|B)||disease in children.|
|C)||more virulent forms of the disease.|
|D)||disease resistant to all other types of treatment.|
Penicillin resistance occurs in a number of different pneumococcal serotypes, but it appears to be much more prevalent among those types that most frequently cause disease in children. This is consistent with the hypothesis that many of these organisms originate in children and spread to adults. This concept is supported by the occurrence of outbreaks of resistant pneumococci in childcare facilities.
|D)||acute otitis media.|
Crowded conditions, such as those found in day care centers, and prior beta-lactam antibiotic therapy are the principal predisposing factors to colonization and disease. Populations at greatest risk include the elderly, children younger than 2 years of age, African Americans, American Indians, Alaska Natives, and persons with underlying medical conditions, including human immunodeficiency virus (HIV) infection and sickle-cell disease . Acute otitis media and meningitis are the two conditions caused by resistant pneumococci that are the most difficult to treat . Treating meningitis is especially challenging when caused by a strain of S. pneumoniae that is highly resistant to penicillin and third-generation cephalosporins . The concentration of beta-lactams in cerebrospinal fluid and middle ear fluid are frequently inadequate to allow prompt elimination of some intermediate and highly resistant pneumococcal strains.
|B)||isoniazid and rifampicin.|
|C)||isoniazid, rifampicin, and any fluoroquinolone.|
|D)||isoniazid, rifampicin, any fluoroquinolone, and at least one second-line drug.|
In the 1950s, streptomycin was found to effectively treat TB; however, resistance soon developed, not only to streptomycin but also to several other antibiotics, including rifampin, isoniazid, pyrazinamide, and ethambutol, all of which had previously shown reasonable effectiveness against TB. MDR-TB was subsequently defined by the CDC as M. tuberculosis bacilli that are resistant to at least the two most effective antituberculosis drugs, isoniazid and rifampicin. The emergence of MDR-TB has become a serious threat to elimination of the disease . XDR-TB has been defined as M. tuberculosis bacilli that are resistant to isoniazid and rifampin, plus resistant to any fluoroquinolone, and at least one of three injectable second-line drugs (i.e., amikacin, kanamycin, or capreomycin) [119,120]. Because of its resistance to both first- and second-line drugs, treatment of patients with XDR-TB often is ineffective. XDR-TB is of particular concern in patients with HIV or other immunodeficiency .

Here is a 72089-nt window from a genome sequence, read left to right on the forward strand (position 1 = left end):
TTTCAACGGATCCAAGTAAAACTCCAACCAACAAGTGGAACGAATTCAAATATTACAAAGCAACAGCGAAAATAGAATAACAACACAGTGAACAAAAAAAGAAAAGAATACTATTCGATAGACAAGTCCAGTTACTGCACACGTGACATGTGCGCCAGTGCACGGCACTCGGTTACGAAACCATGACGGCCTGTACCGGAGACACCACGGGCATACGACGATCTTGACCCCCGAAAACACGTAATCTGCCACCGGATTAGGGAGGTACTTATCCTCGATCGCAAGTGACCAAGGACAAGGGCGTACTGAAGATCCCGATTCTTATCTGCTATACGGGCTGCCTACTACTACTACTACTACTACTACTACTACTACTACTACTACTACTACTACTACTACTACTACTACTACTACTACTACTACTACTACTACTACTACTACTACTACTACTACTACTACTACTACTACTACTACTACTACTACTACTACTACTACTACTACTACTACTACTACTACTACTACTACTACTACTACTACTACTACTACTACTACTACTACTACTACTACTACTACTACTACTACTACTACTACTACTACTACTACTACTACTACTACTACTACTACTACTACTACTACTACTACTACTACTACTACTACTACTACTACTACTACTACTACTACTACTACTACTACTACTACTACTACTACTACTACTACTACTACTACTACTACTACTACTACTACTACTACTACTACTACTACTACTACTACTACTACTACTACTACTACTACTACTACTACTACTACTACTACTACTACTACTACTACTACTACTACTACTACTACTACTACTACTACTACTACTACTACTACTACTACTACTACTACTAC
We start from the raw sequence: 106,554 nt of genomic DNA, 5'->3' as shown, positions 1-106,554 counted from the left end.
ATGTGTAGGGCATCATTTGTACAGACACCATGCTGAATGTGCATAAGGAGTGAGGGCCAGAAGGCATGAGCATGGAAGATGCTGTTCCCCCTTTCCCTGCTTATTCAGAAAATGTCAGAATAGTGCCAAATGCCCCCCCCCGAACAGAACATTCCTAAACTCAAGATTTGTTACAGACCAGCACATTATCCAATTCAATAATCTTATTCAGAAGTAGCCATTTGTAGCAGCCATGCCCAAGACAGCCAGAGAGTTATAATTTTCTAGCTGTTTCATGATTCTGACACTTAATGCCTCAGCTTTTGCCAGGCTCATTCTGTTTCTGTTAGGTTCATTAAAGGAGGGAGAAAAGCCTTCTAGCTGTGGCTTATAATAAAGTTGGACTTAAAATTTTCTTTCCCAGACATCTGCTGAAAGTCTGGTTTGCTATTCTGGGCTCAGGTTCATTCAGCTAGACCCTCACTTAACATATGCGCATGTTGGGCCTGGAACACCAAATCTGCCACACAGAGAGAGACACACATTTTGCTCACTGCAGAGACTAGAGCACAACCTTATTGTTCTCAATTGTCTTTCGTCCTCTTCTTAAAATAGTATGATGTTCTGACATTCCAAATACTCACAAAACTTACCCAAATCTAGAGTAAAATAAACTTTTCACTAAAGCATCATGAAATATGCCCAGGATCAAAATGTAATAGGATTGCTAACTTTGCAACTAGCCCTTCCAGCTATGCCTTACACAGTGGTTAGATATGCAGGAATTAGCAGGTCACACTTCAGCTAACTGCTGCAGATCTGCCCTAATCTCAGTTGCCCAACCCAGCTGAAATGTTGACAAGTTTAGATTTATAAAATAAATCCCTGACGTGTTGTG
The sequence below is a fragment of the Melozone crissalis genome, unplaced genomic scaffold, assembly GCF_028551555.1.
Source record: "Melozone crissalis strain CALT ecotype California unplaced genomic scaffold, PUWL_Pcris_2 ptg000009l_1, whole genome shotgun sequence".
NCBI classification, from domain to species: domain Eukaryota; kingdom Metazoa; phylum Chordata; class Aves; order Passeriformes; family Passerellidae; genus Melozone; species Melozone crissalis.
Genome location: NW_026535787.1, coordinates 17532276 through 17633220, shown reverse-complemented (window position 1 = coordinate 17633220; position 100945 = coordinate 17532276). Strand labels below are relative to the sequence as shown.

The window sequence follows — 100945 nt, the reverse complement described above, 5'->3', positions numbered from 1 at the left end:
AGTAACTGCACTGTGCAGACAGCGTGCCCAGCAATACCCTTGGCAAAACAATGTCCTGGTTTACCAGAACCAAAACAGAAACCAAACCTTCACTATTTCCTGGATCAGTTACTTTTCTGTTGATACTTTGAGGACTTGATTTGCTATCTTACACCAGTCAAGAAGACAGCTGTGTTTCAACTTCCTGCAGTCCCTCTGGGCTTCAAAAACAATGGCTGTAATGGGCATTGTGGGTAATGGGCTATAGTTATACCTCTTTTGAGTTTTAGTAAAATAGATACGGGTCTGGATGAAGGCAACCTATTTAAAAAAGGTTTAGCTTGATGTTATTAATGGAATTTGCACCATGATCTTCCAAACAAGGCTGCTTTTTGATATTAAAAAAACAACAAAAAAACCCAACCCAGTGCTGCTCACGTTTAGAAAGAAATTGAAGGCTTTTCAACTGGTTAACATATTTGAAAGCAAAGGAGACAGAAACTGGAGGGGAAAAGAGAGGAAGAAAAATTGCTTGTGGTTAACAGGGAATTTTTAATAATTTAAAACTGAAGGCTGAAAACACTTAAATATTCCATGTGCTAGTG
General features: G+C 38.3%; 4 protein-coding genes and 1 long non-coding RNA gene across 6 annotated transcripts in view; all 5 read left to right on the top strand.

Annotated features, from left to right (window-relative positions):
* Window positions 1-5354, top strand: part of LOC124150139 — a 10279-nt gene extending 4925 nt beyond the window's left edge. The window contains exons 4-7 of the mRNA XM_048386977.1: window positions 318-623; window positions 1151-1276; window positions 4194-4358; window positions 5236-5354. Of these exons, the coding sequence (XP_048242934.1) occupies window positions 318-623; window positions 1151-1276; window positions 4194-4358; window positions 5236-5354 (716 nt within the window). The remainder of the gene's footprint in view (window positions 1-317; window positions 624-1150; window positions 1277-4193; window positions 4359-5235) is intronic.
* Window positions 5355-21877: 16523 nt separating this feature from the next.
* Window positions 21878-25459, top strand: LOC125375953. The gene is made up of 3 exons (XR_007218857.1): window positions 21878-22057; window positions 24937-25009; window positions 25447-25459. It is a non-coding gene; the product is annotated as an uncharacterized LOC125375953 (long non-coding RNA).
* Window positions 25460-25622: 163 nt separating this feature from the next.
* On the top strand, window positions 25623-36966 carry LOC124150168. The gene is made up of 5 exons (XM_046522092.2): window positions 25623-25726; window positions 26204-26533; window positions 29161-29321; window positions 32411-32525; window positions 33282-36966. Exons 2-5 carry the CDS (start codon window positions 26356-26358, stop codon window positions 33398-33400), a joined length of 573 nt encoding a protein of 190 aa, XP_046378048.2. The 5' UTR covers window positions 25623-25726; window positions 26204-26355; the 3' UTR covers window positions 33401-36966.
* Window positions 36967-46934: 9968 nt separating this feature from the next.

Many infections in hospitalized or institutionalized patients are the direct result of indwelling urinary catheters, central venous catheters, and intubation. These invasive medical devices should be avoided unless they are clearly indicated. In addition, proper vaccination of medical staff and patients to prevent infection is an effective method to prevent the spread of S. pneumoniae, Haemophilus influenzae, and Neisseria meningitides .
|B)||Vaccination of patients|
|C)||Judicious use of new antimicrobials|
|D)||Restricted use of broad-spectrum antibiotics|
Another step is to prevent transmission of resistant bacteria between patients. A simple, effective method of infection containment is hand washing . Participation in hospital infection control programs also is necessary . A coordinated effort to contain pathogens according to hospital infection control guidelines makes it easier to prevent the spread of multidrug-resistant bacteria.
Education in basic infection control practices, such as Contact Precautions, should not be confined only to direct clinical caregivers. Any person entering a patient's room, from physicians to maintenance personnel, increases the possibility of the organism progressing from that room to another patient's room or other hospital areas. All persons in contact with a patient infected with a resistant organism should be diligent about necessary precautions.
Cohorting patients who have resistant organisms is an accepted practice to control transmission and involves placing patients with similar infections together in rooms. This is effective unless an immunocompromised patient who has been treated successfully is placed in the same room with a patient who is still infectious. In these cases, transmission is possible. Cross-contamination also is a constant danger in the hospital setting. Resistant infections can be particularly dangerous in acute-care facilities that involve treatment of immunocompromised patients, such as oncology wards. All long-term care facilities, including acute or subacute facilities or skilled nursing facilities, face the same length of stay, cohorting, and discharge difficulties, as do short-term acute-care facilities.